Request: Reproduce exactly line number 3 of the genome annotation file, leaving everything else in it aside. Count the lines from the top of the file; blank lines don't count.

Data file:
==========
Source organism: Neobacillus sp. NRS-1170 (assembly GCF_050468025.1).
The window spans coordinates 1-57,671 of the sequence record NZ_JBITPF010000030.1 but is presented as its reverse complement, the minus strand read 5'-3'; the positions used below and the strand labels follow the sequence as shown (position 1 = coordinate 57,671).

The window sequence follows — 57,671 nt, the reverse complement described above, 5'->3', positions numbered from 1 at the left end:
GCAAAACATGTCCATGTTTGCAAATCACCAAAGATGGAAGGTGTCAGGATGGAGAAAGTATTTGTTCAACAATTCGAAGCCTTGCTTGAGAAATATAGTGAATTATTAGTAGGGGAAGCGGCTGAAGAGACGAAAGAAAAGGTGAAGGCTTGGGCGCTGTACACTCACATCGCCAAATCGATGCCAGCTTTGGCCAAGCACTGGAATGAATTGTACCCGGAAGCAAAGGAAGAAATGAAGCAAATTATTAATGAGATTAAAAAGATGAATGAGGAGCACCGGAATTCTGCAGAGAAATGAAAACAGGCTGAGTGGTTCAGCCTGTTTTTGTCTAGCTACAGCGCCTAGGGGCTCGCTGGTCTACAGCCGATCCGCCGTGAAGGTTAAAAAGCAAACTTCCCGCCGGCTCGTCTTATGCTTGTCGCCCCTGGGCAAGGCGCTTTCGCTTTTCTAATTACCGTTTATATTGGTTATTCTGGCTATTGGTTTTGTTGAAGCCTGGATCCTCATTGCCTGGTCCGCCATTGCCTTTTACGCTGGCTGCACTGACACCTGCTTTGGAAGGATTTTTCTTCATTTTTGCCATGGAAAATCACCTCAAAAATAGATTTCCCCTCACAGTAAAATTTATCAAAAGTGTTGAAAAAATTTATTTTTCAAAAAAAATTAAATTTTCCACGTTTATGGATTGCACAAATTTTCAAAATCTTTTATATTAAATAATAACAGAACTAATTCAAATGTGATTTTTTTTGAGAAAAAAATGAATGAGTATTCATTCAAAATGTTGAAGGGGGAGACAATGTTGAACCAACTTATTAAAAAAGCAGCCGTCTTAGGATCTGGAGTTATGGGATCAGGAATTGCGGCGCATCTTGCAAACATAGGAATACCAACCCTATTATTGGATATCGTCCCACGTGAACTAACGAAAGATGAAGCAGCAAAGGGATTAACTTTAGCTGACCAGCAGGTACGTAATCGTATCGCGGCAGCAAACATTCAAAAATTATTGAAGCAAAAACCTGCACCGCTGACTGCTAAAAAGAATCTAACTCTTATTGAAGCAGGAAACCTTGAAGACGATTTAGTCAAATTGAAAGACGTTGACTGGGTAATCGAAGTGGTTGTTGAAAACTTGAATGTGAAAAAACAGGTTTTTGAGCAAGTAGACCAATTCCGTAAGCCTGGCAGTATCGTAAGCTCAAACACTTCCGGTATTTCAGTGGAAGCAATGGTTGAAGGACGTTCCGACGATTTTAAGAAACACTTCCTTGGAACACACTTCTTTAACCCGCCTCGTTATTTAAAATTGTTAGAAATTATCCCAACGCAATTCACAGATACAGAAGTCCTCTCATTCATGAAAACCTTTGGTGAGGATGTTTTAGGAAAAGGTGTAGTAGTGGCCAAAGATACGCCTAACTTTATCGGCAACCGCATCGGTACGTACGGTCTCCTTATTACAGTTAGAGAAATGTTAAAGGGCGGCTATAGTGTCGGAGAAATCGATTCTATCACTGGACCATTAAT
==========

The window sequence follows — 57,671 nt, the reverse complement described above, 5'->3', positions numbered from 1 at the left end: